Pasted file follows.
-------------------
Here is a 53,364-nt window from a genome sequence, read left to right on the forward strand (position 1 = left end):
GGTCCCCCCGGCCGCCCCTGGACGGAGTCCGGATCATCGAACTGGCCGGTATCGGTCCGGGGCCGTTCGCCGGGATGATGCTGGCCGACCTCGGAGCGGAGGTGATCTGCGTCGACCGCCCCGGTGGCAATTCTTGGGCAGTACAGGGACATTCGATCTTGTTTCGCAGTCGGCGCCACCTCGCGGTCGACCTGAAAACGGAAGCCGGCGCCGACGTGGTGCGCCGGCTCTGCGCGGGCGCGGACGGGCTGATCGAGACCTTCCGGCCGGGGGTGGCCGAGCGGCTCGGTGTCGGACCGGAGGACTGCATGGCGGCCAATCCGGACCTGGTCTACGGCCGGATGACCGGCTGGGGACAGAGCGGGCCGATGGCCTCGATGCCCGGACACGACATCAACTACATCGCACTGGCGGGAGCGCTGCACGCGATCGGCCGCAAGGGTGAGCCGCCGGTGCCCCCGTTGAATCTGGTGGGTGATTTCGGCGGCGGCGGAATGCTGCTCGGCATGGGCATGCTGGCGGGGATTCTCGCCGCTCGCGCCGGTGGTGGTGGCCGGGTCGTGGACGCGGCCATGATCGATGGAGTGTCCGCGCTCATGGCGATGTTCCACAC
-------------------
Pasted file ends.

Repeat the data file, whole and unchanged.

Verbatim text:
Here is a 53,364-nt window from a genome sequence, read left to right on the forward strand (position 1 = left end):
GGTCCCCCCGGCCGCCCCTGGACGGAGTCCGGATCATCGAACTGGCCGGTATCGGTCCGGGGCCGTTCGCCGGGATGATGCTGGCCGACCTCGGAGCGGAGGTGATCTGCGTCGACCGCCCCGGTGGCAATTCTTGGGCAGTACAGGGACATTCGATCTTGTTTCGCAGTCGGCGCCACCTCGCGGTCGACCTGAAAACGGAAGCCGGCGCCGACGTGGTGCGCCGGCTCTGCGCGGGCGCGGACGGGCTGATCGAGACCTTCCGGCCGGGGGTGGCCGAGCGGCTCGGTGTCGGACCGGAGGACTGCATGGCGGCCAATCCGGACCTGGTCTACGGCCGGATGACCGGCTGGGGACAGAGCGGGCCGATGGCCTCGATGCCCGGACACGACATCAACTACATCGCACTGGCGGGAGCGCTGCACGCGATCGGCCGCAAGGGTGAGCCGCCGGTGCCCCCGTTGAATCTGGTGGGTGATTTCGGCGGCGGCGGAATGCTGCTCGGCATGGGCATGCTGGCGGGGATTCTCGCCGCTCGCGCCGGTGGTGGTGGCCGGGTCGTGGACGCGGCCATGATCGATGGAGTGTCCGCGCTCATGGCGATGTTCCACAC